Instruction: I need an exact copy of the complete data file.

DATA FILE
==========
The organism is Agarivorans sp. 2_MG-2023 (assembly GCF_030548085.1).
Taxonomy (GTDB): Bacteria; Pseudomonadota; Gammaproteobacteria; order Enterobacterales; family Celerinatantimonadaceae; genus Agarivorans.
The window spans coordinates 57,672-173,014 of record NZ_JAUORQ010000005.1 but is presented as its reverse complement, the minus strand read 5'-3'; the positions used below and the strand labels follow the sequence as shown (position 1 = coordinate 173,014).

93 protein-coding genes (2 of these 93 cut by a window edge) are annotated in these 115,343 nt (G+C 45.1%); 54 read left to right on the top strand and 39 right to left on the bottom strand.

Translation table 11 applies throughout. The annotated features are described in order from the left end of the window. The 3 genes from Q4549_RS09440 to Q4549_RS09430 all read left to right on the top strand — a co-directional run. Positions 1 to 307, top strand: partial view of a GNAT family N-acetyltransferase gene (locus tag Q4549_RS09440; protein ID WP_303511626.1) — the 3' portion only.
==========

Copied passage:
The organism is Agarivorans sp. 2_MG-2023 (assembly GCF_030548085.1).
Taxonomy (GTDB): Bacteria; Pseudomonadota; Gammaproteobacteria; order Enterobacterales; family Celerinatantimonadaceae; genus Agarivorans.
The window spans coordinates 57,672-173,014 of record NZ_JAUORQ010000005.1 but is presented as its reverse complement, the minus strand read 5'-3'; the positions used below and the strand labels follow the sequence as shown (position 1 = coordinate 173,014).

93 protein-coding genes (2 of these 93 cut by a window edge) are annotated in these 115,343 nt (G+C 45.1%); 54 read left to right on the top strand and 39 right to left on the bottom strand.

Translation table 11 applies throughout. The annotated features are described in order from the left end of the window. The 3 genes from Q4549_RS09440 to Q4549_RS09430 all read left to right on the top strand — a co-directional run. Positions 1 to 307, top strand: partial view of a GNAT family N-acetyltransferase gene (locus tag Q4549_RS09440; protein ID WP_303511626.1) — the 3' portion only.